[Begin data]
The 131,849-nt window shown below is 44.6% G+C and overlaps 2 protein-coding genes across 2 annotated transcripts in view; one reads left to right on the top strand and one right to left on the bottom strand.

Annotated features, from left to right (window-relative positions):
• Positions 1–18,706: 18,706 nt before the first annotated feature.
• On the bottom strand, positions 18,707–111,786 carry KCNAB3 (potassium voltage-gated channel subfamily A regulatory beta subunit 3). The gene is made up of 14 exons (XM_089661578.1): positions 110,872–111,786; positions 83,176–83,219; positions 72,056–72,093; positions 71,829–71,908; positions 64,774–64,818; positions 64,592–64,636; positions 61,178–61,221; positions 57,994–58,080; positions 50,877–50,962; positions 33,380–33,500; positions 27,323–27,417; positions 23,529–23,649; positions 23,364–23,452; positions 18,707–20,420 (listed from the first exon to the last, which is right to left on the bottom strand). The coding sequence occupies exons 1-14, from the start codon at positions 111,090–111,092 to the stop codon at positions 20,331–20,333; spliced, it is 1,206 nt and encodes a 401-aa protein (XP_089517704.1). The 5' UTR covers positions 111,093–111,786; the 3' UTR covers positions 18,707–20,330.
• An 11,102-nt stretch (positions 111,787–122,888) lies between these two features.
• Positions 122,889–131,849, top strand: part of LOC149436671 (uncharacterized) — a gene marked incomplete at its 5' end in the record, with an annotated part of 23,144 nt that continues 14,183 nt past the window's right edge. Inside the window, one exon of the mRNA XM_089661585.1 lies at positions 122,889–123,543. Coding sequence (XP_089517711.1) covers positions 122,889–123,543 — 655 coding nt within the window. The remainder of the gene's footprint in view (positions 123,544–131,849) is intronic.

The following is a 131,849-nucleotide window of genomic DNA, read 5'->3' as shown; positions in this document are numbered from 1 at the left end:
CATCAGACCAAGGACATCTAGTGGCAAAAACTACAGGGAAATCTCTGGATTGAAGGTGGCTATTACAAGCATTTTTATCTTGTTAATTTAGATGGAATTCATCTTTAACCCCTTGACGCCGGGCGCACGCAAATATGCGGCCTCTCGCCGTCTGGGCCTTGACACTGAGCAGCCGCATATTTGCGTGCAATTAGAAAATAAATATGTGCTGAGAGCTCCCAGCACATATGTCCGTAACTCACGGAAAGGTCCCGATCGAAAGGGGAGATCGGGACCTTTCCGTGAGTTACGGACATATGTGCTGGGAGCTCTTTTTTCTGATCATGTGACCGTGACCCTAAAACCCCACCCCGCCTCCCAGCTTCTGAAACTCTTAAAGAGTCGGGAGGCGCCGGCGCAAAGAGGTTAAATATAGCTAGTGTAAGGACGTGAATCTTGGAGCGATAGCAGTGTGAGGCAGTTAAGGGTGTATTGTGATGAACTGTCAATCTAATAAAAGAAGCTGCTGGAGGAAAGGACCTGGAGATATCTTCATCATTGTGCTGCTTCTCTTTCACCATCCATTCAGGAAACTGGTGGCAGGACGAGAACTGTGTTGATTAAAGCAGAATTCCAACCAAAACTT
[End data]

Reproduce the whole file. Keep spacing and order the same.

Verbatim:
The 131,849-nt window shown below is 44.6% G+C and overlaps 2 protein-coding genes across 2 annotated transcripts in view; one reads left to right on the top strand and one right to left on the bottom strand.

Annotated features, from left to right (window-relative positions):
• Positions 1–18,706: 18,706 nt before the first annotated feature.
• On the bottom strand, positions 18,707–111,786 carry KCNAB3 (potassium voltage-gated channel subfamily A regulatory beta subunit 3). The gene is made up of 14 exons (XM_089661578.1): positions 110,872–111,786; positions 83,176–83,219; positions 72,056–72,093; positions 71,829–71,908; positions 64,774–64,818; positions 64,592–64,636; positions 61,178–61,221; positions 57,994–58,080; positions 50,877–50,962; positions 33,380–33,500; positions 27,323–27,417; positions 23,529–23,649; positions 23,364–23,452; positions 18,707–20,420 (listed from the first exon to the last, which is right to left on the bottom strand). The coding sequence occupies exons 1-14, from the start codon at positions 111,090–111,092 to the stop codon at positions 20,331–20,333; spliced, it is 1,206 nt and encodes a 401-aa protein (XP_089517704.1). The 5' UTR covers positions 111,093–111,786; the 3' UTR covers positions 18,707–20,330.
• An 11,102-nt stretch (positions 111,787–122,888) lies between these two features.
• Positions 122,889–131,849, top strand: part of LOC149436671 (uncharacterized) — a gene marked incomplete at its 5' end in the record, with an annotated part of 23,144 nt that continues 14,183 nt past the window's right edge. Inside the window, one exon of the mRNA XM_089661585.1 lies at positions 122,889–123,543. Coding sequence (XP_089517711.1) covers positions 122,889–123,543 — 655 coding nt within the window. The remainder of the gene's footprint in view (positions 123,544–131,849) is intronic.

The following is a 131,849-nucleotide window of genomic DNA, read 5'->3' as shown; positions in this document are numbered from 1 at the left end:
CATCAGACCAAGGACATCTAGTGGCAAAAACTACAGGGAAATCTCTGGATTGAAGGTGGCTATTACAAGCATTTTTATCTTGTTAATTTAGATGGAATTCATCTTTAACCCCTTGACGCCGGGCGCACGCAAATATGCGGCCTCTCGCCGTCTGGGCCTTGACACTGAGCAGCCGCATATTTGCGTGCAATTAGAAAATAAATATGTGCTGAGAGCTCCCAGCACATATGTCCGTAACTCACGGAAAGGTCCCGATCGAAAGGGGAGATCGGGACCTTTCCGTGAGTTACGGACATATGTGCTGGGAGCTCTTTTTTCTGATCATGTGACCGTGACCCTAAAACCCCACCCCGCCTCCCAGCTTCTGAAACTCTTAAAGAGTCGGGAGGCGCCGGCGCAAAGAGGTTAAATATAGCTAGTGTAAGGACGTGAATCTTGGAGCGATAGCAGTGTGAGGCAGTTAAGGGTGTATTGTGATGAACTGTCAATCTAATAAAAGAAGCTGCTGGAGGAAAGGACCTGGAGATATCTTCATCATTGTGCTGCTTCTCTTTCACCATCCATTCAGGAAACTGGTGGCAGGACGAGAACTGTGTTGATTAAAGCAGAATTCCAACCAAAACTT